The devil works hard, but Korean reality shows work harder. Whether the execution is successful or not, we cannot deny that they try to bring innovative concepts more than actual fiction writers. We had Single’s Inferno, and you could say whatever you wanted, but it was a unique concept. Then there was Nineteen to Twenty, and as disappointing as the execution was, it was a good idea. Who can forget Physical 100 and how no one could get enough of it while it was airing and even after? That is why this becomes a niche in itself, and it seems as if the most successful one of the lot, Physical 100, has found a sibling in The Devil’s Plan. We say that because the first show was about physical prowess, and the second was about the strength of mental faculties.
Essentially, a group of overachievers have been placed in a house, and they must compete with each other for a gigantic cash prize. In our humble opinion, the smartest thing to do should have been to just admit that they are there for the money instead of making it about wanting to show off their intellectual capabilities. But a good thing about the liars and the truth tellers is that they are all showmen and are sufficiently charming, enough that we can forget that this is a scripted show. As we said at the beginning, Korean reality TV works harder than the devil, and we absolutely don’t believe that the events of the show are unscripted or spontaneous. But we have long stopped caring about that. We just want to see who does what and how well.
A major part of Korean reality that we love is the introductions. Whatever the show, the intros don’t change, and the guarded yet enthusiastic greetings are as awkward as they are funny. On the other hand, we don’t think Netflix actually has a different house for this show. We are positive that the interiors of the Physical 100 set have just been revamped a bit.
Either way, the participants have one job, which is to protect the ‘tokens’ they have been given. While that is well and good, was it really necessary to design the games as some episodes of Run BTS, which only worked because we like seeing the boys run around causing chaos, because there is a lot of rational and irrational love for them in our hearts? We don’t believe that is the case with The Devil’s Plan. Why were there so many rules, and how are we, as the audience, supposed to remember them? If we were capable of retaining them in our memory, we would have been there playing the game. Also, as someone who follows Korean content on the regular, it is just weird that the taskmaster in this reality show is reminding us of Gaetal, who is the main ‘villain’ in The Killing Vote, a Korean drama that is running on a rival streaming platform. Finally, adding to our list of complaints, why are the participants working for the devil? Are they supposed to be fallen angels, or is it a message about avarice caused by intelligence? We just had to ask this.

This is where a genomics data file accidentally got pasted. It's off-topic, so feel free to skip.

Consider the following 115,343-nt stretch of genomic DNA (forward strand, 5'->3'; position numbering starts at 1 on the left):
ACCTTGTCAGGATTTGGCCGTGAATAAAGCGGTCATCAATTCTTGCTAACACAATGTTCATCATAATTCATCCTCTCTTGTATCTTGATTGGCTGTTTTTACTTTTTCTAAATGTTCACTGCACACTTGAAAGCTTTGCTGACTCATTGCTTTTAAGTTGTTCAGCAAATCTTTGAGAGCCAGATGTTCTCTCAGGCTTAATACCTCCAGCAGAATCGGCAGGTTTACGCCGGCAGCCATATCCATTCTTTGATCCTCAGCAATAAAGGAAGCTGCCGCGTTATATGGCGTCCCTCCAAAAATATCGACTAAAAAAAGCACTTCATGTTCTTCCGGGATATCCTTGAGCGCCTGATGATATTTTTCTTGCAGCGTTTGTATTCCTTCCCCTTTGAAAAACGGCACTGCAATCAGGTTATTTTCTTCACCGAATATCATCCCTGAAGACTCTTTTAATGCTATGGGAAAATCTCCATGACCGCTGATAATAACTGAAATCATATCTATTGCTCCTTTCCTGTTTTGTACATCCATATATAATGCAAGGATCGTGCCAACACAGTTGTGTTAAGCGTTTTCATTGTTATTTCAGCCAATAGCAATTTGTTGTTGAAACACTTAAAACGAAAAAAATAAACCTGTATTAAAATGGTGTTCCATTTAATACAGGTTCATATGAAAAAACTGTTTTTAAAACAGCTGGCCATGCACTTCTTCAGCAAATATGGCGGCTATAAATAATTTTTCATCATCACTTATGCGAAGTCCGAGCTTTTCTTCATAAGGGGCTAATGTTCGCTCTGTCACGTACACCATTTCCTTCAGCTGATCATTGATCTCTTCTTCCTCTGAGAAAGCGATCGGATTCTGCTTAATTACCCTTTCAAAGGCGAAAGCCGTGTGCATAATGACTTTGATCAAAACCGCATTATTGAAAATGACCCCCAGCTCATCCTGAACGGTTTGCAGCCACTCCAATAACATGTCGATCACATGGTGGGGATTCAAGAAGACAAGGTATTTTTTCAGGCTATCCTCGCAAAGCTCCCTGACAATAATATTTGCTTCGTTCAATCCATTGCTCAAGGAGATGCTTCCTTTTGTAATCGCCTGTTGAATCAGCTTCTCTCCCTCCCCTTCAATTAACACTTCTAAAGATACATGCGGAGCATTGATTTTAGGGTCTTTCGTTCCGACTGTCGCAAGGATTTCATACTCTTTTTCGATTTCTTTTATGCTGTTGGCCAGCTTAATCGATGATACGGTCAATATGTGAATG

Another major problem of the reality show is that when watching a game, we, as the audience, don’t root for someone because of how well they have deduced something. In a group like the one at The Devil’s Plan, they are all pretty much the same. We want a look at their personalities, their likeability, and a reason why we prefer their brand of intelligence over others. That means that even though Ha Seokjin and Lee Si Won are perhaps not the smartest of the lot, we are more interested in them because we know them from before. Ha Seokjin is a recognizable face, especially for the non-Korean audience, so it really throws us off when we don’t know who we like and who we don’t. Kwak Joon Bin shines a little because his attitude is the one that catches our attention. There is a competitive determination to him that doesn’t come with the need to prove anything, and it is instantly visible. We also liked that Guillaume said that he understood things as they went along, making us feel relieved at the others’ confusion.
Thankfully, we started getting the hang of things as they moved forward. We have often wondered at the efficacy of Korean humor and why it lands so well. The moment is never the laugh-out-loud kind but feels more adorable, as strange as it may sound. The fact is that the rules for Korean broadcasting are rather strict, and for the rest, you still have to play along the strict lines of niceness and culture to be accepted and loved by the public. That narrows down the scope for a lot of formats of humor, which is why Korean dramas and shows seem to stick to situational or reactive comedy the most. Humor is a matter of context, and since our expectation is of proper, well-behaved characters, this humor feels like it hits home. And that is what works with the show, with the way the characters assess each other or talk about them, either in front of them or behind their backs.
But despite everything, what fails the show is the lack of personalities exhibited by the participants. They may all be unique, but the audience needs to know how. This is why Single’s Inferno and Physical 100 worked and Nineteen to Twenty didn’t, and we cannot believe that Netflix did not understand this lesson. What could have been done to make things more interesting is that the episodes could have been shorter. Instead of an hour or more, if they had stuck to being 30–40 minutes in length, it would have greatly raised the excitement. For a show based on intelligence, this wasn’t a very smart move by the creators. We will end by saying that The Devil’s Plan is all right. It is watchable, but we are not sure if it will remain that way. We hope we are wrong and have found some genuine reality TV entertainment for the week.